It’s sometimes thought that the economic disputes that characterised the 1970s and ’80s are finished. The debate over protectionism, for instance, has been displaced by more modern debates over inequality and the environment.
Two issues raised by the Government in the last week show how untrue that is.
On Wednesday, Warren Truss outlined the Government’s plan to deregulate Australia’s coastal shipping industry, and yesterday the Australian Financial Review reported the Government was considering opening up domestic air routes in the north to foreign airlines.
I was critical of the Government last week for being reform-shy, but these proposals are very, very good.
Both coastal shipping and airlines are governed by cabotage rights – a peculiar 19th century term that refers to the right to transport passengers and goods between two points within a single country.
The issue here is whether foreign-registered or owned or crewed ships and planes have cabotage rights. For instance, can British Airways fly domestic routes in Australia? Under Australian law, only in emergencies. Are Chinese registered vessels allowed to ship goods between Brisbane and Sydney? Under highly regulated conditions designed to dissuade them from doing so.
Australia’s cabotage restrictions are protectionism by another name. They are restrictions on what economic activity foreign firms can conduct in Australia. And, as with any protectionist policy that limits competitive pressure, they raise costs to consumers and hinder economic growth.
Let’s start with coastal shipping.
Over the last few decades, the number of Australian registered ships used in coastal shipping has been in a dramatic decline. In 1996 there were 75 Australian registered ships in the coastal trade. Truss told a conference last week that number was now just 15. This is mostly due to the heavy burden of Australian industrial relations laws that apply to maritime workers on Australian vessels.
In 2008 a parliamentary committee declared the industry was in “crisis” and “many in the Australian maritime industry (believe) Australia would benefit from a revived and expanded coastal shipping sector”. One of those voices, of course, was the Maritime Union of Australia, whose members were losing out from the decline of Australian coastal ships.
So in 2012 the Gillard government passed a large package of reforms to the shipping industry that dramatically increased restrictions on what foreign vessels and foreign-crewed vessels could do in Australian waters.
Anthony Albanese, then infrastructure minister, made plain the protectionist purpose of the reforms: “Australian vessels paying Australian wages and providing jobs to Australians will be given preference to carry Australian goods on the Australian coast.”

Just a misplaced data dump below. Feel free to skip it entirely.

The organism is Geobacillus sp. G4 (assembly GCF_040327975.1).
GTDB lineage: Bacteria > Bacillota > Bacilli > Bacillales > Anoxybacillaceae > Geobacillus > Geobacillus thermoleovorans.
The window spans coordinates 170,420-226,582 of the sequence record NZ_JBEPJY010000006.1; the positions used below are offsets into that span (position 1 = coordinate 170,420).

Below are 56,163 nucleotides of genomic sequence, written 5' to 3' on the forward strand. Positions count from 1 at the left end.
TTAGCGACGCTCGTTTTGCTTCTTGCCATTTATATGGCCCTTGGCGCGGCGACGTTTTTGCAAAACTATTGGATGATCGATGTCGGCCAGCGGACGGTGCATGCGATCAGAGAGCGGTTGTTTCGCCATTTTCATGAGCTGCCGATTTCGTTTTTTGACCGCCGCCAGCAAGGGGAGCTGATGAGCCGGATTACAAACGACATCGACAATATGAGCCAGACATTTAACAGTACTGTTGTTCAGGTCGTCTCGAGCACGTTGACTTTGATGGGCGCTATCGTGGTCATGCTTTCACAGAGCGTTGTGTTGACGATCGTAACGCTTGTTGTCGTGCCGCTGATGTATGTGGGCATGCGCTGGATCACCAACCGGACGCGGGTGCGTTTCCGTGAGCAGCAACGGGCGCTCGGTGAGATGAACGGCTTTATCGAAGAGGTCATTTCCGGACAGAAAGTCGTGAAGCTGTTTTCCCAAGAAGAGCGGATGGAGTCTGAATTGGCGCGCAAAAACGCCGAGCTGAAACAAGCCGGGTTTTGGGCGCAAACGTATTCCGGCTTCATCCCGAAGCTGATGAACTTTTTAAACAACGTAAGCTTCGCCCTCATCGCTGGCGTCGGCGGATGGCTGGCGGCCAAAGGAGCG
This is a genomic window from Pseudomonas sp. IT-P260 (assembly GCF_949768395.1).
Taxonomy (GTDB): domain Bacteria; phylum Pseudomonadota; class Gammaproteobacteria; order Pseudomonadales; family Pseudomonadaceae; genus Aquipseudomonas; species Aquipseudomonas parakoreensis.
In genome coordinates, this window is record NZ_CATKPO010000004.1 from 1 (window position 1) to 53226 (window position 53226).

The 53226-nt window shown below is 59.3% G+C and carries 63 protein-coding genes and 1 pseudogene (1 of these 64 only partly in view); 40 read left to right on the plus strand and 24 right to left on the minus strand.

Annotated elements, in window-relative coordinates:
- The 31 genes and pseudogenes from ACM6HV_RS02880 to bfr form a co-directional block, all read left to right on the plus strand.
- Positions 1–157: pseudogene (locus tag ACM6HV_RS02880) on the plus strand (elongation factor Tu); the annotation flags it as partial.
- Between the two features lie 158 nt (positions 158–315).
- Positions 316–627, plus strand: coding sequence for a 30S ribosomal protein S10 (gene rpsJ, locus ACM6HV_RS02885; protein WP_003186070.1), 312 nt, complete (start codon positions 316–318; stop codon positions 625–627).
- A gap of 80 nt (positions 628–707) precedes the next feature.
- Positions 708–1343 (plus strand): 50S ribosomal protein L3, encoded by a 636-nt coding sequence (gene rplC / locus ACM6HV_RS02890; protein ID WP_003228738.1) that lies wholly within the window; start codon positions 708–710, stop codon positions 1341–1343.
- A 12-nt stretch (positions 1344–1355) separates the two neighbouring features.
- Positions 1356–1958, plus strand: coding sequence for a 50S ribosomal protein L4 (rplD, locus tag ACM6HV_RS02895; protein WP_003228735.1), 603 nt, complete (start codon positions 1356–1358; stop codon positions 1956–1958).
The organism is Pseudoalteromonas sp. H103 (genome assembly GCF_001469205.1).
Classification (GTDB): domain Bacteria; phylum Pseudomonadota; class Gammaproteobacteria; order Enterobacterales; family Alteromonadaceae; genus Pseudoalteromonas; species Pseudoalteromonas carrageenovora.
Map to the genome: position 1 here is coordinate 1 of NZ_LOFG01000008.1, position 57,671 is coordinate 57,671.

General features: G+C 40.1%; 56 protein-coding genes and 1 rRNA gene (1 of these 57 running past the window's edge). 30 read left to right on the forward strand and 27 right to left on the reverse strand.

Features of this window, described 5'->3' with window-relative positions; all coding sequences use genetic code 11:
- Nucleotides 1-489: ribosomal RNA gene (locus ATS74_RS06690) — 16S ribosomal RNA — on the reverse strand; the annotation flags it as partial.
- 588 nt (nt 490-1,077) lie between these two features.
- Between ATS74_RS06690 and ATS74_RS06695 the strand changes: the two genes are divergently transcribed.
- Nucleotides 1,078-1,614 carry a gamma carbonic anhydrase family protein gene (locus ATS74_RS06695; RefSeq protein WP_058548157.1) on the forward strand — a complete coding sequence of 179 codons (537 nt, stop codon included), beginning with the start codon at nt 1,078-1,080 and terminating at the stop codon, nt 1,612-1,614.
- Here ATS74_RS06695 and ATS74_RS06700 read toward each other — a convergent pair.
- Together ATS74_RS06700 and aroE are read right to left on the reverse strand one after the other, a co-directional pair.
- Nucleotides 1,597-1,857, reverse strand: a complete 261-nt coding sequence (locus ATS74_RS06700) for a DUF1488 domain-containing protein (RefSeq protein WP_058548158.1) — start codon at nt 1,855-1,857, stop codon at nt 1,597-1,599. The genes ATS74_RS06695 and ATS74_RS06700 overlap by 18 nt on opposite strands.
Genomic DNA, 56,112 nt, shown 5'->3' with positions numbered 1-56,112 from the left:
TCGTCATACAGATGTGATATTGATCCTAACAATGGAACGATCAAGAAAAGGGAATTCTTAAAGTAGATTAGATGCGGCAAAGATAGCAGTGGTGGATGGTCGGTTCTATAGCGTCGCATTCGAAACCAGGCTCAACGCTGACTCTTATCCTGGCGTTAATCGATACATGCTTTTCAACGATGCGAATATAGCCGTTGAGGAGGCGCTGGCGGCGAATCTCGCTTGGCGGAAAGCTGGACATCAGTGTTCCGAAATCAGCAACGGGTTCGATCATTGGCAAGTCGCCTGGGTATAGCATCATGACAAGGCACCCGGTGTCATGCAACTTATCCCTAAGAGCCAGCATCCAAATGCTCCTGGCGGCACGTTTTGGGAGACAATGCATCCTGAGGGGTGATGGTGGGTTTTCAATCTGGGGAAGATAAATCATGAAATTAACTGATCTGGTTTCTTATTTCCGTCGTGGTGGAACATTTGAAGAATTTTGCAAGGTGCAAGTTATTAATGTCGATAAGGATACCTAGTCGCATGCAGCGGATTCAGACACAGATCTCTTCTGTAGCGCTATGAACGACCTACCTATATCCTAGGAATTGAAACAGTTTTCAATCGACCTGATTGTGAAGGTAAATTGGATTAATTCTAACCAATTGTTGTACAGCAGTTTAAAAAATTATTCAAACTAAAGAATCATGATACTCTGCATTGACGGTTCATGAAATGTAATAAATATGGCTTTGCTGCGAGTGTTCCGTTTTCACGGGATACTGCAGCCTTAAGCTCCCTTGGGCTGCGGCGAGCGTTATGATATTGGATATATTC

As the former Productivity Commission head, Gary Banks, pointed out at the time, the government admitted these reforms were “strictly inconsistent” with the principles of competition policy that have driven economic liberalisation for the last few decades.
It’s worth recalling that those competition policies were originally established by Paul Keating’s Labor government. Labor now is, of course, opposed to any deregulation. For once that old commentary canard about the modern Labor Party having “betrayed the Hawke-Keating legacy” actually holds true.
Like shipping, aviation has avoided the comprehensive liberalisations of the last few decades. Not many travellers pause to question why domestic air consists almost entirely of Qantas and Virgin. Australia is a rich country. Surely some foreign airlines might want a piece of the busy Melbourne-Sydney corridor?
The Government’s proposal to allow foreign airlines to fly domestic routes is limited to northern Australia. It’s being sold as a “develop the north” strategy. But these sort of region-specific liberalisations are usually meant to be experimental tests for nation-wide reform. If airline deregulation works in the north – if it provides better, cheaper services – then there will be little reason not to roll it out across the country.
Liberalisation is always accompanied by the bleatings of those whose privileges are being taken away. “Qantas and Virgin are fighting a rearguard action behind the scenes” against the proposal, one report said yesterday. More publicly, Albanese complains deregulation would be “unilateral economic disarmament”.
It’s true that granting cabotage rights to foreign airlines is very rare around the world. But so what? Australia used to be a leader in market-oriented reform. A northern experiment would be good to prove these fears are nonsense.
In a sense these proposed Abbott Government reforms feel like the calm before the storm. This is cabotage liberalisation by choice before cabotage liberalisation becomes a necessity.
We are on the brink of an unpredictable yet certain revolutionary change in transport technology. Just as autonomous cars will challenge regulatory frameworks that assume every car has a driver, autonomous ships and autonomous planes will completely change the regulatory – and political – dynamic of these industries.
It sounds all a bit cringingly futurist but the pilotless ships are already seen by Australian unions as a threat to cabotage protectionism. No labour costs means pilotless ships can travel slower, thereby using less fuel. This is good for cheap shipping and the environment.
Likewise, when pilotless commercial aircraft become accepted, the old alliance between air services unions and airlines that underpins Labor’s opposition to deregulation is going to break down.
When this technological revolution occurs, limits on foreign firms operating in Australia are going to look like the 20th century anachronisms that they are.